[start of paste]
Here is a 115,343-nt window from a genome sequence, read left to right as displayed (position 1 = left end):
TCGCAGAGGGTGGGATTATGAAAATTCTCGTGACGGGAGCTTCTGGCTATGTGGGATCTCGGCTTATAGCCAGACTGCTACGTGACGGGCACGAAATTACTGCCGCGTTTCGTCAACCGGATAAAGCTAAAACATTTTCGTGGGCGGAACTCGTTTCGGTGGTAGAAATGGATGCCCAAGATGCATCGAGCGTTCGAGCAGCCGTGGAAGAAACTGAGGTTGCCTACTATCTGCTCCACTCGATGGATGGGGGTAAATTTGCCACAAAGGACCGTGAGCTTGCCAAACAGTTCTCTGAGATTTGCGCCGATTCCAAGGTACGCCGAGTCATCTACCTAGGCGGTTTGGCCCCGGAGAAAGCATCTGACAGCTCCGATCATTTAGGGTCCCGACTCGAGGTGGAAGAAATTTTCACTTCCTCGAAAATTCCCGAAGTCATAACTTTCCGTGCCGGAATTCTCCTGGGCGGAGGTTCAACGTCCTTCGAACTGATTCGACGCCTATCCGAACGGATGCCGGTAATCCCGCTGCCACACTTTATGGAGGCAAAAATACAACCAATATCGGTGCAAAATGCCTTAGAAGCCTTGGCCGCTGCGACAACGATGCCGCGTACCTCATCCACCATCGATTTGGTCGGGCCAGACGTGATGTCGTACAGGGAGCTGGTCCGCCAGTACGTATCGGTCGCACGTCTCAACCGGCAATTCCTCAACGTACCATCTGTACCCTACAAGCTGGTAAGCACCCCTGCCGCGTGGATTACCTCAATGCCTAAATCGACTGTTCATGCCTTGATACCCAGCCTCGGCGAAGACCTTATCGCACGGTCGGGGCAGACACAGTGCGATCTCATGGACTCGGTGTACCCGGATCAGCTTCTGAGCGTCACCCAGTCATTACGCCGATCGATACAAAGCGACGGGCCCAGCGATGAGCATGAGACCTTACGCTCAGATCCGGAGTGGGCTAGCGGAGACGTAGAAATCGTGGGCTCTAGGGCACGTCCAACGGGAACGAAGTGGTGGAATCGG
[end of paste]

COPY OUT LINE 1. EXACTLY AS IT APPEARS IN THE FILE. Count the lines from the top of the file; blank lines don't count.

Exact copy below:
Here is a 115,343-nt window from a genome sequence, read left to right as displayed (position 1 = left end):